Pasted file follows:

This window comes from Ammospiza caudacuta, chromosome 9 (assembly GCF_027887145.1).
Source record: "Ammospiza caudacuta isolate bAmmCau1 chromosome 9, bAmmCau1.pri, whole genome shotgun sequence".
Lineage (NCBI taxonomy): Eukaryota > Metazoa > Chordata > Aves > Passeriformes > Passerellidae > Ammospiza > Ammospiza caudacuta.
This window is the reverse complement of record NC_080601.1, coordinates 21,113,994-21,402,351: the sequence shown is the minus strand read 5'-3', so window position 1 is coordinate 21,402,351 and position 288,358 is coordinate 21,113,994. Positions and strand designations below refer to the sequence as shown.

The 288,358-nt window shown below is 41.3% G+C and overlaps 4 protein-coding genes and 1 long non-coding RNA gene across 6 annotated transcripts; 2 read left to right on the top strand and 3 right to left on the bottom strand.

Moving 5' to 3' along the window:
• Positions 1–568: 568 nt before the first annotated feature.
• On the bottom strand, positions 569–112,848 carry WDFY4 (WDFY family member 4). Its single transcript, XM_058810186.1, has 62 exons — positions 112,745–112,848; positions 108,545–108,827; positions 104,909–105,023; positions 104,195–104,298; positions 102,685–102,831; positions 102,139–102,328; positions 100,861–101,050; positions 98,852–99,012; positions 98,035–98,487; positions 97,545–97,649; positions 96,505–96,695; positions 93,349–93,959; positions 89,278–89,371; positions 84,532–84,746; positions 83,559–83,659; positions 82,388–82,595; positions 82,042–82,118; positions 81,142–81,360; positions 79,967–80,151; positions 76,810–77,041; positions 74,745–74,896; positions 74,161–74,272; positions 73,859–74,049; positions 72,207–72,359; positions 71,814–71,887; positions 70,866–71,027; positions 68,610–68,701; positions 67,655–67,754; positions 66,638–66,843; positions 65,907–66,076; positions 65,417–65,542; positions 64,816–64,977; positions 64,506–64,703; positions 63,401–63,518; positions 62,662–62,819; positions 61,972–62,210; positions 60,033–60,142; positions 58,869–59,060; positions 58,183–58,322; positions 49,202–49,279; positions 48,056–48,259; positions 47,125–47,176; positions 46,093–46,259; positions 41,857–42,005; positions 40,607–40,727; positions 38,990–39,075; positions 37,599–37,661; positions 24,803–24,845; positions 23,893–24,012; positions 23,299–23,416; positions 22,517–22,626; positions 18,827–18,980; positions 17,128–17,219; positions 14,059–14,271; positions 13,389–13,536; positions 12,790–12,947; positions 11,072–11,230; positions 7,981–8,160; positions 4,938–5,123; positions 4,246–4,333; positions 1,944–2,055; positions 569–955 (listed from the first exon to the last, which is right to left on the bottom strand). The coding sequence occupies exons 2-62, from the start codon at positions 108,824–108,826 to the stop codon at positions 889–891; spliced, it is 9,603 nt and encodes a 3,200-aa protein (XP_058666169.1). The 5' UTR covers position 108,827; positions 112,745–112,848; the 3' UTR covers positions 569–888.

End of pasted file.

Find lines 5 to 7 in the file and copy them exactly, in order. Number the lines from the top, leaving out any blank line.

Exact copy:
The 288,358-nt window shown below is 41.3% G+C and overlaps 4 protein-coding genes and 1 long non-coding RNA gene across 6 annotated transcripts; 2 read left to right on the top strand and 3 right to left on the bottom strand.

Moving 5' to 3' along the window:
• Positions 1–568: 568 nt before the first annotated feature.